• R.F Wittmeyer
  • February 19, 2019

We have had a lot of cold and snow in Chicago this winter. After all of this shoveling and heavy coats, the Law Offices of R.F. Wittmeyer, Ltd. is ready for spring. And although many of us know that we need to watch for summer dangers to our pets, we forget that our animals also feel the cold.

Even if we all want winter to end really soon, the groundhog may not be right – we still have at least another month of winter weather. And snow can sometimes fall in April! With the snow and the cold, some people think that their pets get to enjoy that weather due to their big, heavy fur coats. However, if you are cold, your pet is also cold!

Winter Weather Tips for Your Pets

Pets are just as likely to get frostbite and hypothermia as you. But it’s easy to protect them from the cold. Below are several tips to keep your best friend safe this winter.

Limit time outdoors

Even the biggest and furriest dog should not spend huge amounts of time outside in the winter. A thick coat does not protect all of their body parts, especially their paws, their nose, and their ears. First, never leave your pets outside alone, even if they roam outside during other seasons. Dogs loves their walks and exercise, but otherwise, they should stay inside. Even if you think your pet may tolerate cold weather better, if you do not want to be outside, don’t leave them out there.

Additionally, arthritic and elderly pets may have more difficulty walking on snow and ice and may be more prone to slipping and falling. Just as we worry about our elderly neighbors as they grab the shovel and go outside, please stay alert of your pets who may need extra care and patience on the ice.

Bundle Up and Wipe Down

Next, some dogs have short coats, especially short-haired and smaller dogs. If you have such a pet, consider putting on a dry sweater or coat when you take them for their walk. Additionally, older dogs and puppies may have stronger reactions to the cold.

Additionally, many sidewalks may have salts or other chemicals on them. Your pet’s paws and bellies can become coated in these chemicals, which will irritate their skin. Wipe down all of the paws with a damp towel before you pet licks them. You definitely do not want the salt in their mouths! At this time, also check your dog’s paws frequently for signs of cold-weather injury or damage, such as cracked paw pads or bleeding. Chemicals can get caught between their foot pads to cause severe pain as they burn the dog’s skin.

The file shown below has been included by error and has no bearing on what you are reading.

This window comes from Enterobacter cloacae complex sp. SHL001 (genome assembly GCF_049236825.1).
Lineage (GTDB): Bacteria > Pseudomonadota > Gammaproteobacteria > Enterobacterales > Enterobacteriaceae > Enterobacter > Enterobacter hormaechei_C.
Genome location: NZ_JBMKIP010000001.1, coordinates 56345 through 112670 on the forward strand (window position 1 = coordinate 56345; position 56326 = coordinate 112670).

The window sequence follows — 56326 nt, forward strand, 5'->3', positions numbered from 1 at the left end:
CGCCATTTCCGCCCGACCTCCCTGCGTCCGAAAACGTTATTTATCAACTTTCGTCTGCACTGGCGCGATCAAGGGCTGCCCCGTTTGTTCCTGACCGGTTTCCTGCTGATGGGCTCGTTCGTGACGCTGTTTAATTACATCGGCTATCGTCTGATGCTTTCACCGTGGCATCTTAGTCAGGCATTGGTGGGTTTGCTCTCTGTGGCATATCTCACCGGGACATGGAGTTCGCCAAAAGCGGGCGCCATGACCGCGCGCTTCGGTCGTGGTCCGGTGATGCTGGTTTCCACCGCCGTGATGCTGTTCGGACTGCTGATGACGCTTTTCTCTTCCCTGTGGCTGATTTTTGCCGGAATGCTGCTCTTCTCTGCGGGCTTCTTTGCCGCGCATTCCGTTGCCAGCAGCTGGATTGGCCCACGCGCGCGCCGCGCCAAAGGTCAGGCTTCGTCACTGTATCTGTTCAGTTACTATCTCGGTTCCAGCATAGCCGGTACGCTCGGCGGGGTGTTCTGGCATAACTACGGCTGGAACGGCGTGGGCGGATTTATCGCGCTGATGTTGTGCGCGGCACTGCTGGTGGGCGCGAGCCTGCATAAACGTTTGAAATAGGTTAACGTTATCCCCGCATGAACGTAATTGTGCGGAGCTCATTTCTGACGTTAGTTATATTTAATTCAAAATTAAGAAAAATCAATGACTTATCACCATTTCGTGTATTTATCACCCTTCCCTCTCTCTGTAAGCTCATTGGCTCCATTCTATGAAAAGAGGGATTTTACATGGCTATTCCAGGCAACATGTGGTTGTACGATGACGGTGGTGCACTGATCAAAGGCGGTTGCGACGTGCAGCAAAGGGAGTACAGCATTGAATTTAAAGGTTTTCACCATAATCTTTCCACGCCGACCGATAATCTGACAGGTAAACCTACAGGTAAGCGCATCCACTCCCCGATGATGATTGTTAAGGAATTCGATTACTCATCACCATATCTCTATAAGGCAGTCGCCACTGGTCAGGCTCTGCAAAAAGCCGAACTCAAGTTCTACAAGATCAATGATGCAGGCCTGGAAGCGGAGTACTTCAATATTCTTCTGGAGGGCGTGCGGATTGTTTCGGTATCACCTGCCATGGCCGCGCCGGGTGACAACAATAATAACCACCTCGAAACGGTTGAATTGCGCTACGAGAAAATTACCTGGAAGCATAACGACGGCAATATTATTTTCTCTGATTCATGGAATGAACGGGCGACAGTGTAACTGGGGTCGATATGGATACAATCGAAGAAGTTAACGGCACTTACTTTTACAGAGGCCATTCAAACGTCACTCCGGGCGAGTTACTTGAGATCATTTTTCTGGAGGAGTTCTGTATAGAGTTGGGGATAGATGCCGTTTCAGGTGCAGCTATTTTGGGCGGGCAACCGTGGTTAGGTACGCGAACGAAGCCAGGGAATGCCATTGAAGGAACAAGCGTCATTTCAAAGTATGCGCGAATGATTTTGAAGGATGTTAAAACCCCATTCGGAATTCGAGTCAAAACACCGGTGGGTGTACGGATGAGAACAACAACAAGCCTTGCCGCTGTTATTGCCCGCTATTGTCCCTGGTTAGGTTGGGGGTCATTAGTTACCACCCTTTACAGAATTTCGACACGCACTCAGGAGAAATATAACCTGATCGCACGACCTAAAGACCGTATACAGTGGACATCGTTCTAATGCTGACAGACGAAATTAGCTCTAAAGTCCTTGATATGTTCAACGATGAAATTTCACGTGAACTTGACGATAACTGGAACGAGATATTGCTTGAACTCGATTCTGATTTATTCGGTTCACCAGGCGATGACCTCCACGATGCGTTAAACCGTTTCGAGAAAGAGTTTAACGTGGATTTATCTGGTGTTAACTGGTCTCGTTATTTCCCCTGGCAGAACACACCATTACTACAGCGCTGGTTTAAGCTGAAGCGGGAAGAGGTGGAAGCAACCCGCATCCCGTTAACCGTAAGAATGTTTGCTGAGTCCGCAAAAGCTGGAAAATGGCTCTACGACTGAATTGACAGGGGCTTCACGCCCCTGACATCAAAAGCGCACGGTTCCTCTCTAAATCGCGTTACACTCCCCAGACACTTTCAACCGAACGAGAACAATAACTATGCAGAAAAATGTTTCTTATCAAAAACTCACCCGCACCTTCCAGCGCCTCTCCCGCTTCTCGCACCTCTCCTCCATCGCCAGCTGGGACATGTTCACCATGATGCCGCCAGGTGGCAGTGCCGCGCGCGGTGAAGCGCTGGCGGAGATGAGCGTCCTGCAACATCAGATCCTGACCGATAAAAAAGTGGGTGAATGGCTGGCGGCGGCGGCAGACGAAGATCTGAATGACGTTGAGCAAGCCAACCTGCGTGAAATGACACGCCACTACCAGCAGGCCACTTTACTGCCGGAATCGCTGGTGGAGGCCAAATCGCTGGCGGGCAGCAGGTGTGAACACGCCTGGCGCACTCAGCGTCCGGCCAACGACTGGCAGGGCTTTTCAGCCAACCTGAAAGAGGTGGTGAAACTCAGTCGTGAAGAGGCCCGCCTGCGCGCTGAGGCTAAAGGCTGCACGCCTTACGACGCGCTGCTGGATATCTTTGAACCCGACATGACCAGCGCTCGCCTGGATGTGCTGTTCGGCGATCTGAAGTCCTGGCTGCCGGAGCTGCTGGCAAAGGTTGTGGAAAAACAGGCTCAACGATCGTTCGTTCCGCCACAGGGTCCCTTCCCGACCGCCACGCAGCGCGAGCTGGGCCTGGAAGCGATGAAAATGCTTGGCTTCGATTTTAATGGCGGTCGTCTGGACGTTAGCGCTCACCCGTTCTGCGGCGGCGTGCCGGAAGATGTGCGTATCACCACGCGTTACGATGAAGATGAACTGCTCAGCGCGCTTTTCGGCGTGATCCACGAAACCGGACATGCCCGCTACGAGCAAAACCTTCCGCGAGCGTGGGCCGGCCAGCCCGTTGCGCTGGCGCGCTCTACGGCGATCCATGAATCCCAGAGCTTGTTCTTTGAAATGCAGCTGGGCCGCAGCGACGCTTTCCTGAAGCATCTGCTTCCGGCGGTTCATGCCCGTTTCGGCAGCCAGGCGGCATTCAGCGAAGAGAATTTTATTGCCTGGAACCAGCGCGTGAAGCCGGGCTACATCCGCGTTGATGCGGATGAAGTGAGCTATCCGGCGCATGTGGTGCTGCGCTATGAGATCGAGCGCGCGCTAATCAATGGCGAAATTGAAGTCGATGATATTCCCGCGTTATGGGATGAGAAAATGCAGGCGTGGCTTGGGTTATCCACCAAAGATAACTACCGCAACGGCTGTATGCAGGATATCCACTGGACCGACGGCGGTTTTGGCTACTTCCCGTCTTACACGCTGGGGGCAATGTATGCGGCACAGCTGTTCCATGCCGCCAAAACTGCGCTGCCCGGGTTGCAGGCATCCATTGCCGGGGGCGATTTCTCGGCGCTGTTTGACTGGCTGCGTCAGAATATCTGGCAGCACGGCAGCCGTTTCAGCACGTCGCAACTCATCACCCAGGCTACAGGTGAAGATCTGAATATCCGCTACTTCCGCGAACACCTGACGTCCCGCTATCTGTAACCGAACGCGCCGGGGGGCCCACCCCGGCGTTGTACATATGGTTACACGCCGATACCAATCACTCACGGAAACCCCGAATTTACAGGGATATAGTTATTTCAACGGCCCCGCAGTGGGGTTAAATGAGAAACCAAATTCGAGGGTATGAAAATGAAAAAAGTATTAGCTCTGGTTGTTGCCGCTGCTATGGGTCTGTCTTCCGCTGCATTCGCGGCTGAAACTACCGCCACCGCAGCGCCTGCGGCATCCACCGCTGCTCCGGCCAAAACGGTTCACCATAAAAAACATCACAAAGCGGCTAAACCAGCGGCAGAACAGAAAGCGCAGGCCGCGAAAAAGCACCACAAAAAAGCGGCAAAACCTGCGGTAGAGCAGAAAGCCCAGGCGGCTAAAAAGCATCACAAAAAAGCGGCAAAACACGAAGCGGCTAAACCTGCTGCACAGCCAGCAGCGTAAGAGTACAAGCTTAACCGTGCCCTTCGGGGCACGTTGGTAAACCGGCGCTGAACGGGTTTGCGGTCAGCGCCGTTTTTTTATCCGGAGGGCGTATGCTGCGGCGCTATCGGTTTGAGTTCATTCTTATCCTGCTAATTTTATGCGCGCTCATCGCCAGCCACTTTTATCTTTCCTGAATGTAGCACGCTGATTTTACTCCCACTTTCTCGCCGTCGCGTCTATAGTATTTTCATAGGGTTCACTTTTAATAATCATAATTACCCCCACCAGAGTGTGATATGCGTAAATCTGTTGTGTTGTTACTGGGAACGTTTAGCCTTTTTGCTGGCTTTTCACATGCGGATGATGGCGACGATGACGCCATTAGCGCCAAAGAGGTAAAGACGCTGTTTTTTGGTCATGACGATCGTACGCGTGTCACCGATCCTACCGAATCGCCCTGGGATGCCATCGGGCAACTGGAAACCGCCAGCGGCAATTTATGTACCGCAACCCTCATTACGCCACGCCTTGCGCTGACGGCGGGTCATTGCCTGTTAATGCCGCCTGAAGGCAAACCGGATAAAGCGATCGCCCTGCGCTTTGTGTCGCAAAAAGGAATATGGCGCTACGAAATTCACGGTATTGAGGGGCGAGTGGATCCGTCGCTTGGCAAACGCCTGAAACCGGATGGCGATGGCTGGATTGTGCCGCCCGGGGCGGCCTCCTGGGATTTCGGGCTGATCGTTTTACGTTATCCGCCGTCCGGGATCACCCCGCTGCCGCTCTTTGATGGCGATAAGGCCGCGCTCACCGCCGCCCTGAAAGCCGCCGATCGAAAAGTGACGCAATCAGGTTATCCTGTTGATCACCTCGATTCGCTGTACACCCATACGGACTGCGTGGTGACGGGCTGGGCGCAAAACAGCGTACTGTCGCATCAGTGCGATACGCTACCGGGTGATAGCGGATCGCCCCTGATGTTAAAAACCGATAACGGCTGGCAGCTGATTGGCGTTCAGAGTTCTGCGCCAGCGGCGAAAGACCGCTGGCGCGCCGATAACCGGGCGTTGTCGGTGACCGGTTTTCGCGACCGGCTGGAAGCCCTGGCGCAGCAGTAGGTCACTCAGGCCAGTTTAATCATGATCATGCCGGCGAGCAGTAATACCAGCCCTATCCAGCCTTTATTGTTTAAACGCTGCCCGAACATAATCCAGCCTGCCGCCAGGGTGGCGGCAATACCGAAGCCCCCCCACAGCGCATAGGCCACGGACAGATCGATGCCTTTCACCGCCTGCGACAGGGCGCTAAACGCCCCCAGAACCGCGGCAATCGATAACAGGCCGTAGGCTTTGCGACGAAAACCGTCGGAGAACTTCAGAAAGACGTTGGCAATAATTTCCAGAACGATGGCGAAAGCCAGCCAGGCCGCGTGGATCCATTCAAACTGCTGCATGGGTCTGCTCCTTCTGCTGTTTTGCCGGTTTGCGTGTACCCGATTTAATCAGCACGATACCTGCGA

Lastly, if you use a de-icing treatment, consider using a pet-safe deicer that you can purchase at many pet stores.

Listen to Your Pet

Although they may not have a voice, your pet can tell you how they feel in different ways. For example, if you notice that your pet begins to whine or shiver, they should come inside. Signs of hypothermia for your pet is the same as they are for you. However, you may have trouble identifying frostbite. Either way, if your animal appears in pain due to any exposure to the cold, be safe and consult your veterinarian immediately. Damage may take a few days to show their true signs and a trained vet will help.

Protect Outdoor Pets

For example, if you have an outdoor cat, remember to provide them protection. They need extra food and water, so give them a hand.

Lastly, livestock have their own needs. If you have a horse, remember to provide them an area to escape from the wind and cold. Provide a lot of water and food during extreme cold as they will use this energy to stay warm. And a horse always loves to have a dry blanket placed on them.

Conclusion

Although winter may come to an end (hopefully!) soon, the cold air can stay in Arlington Heights for a long time. As you walk your dog around Lake Arlington or in Busse Woods this spring, if you have a coat on, consider protecting your dog. Even with the daffodils coming out of the ground, remember to keep everyone safe.

If you take these steps, your pets will enjoy the play and exercise but will also stay safe. However, you may also encounter pets that do not have owners who understand the dangers of the winter. If you see a pet outside too long, politely let the owner know about the risks and your concerns. Many people just do not understand how the cold affects their animals and need to know this information. Stay warm and enjoy the snow!

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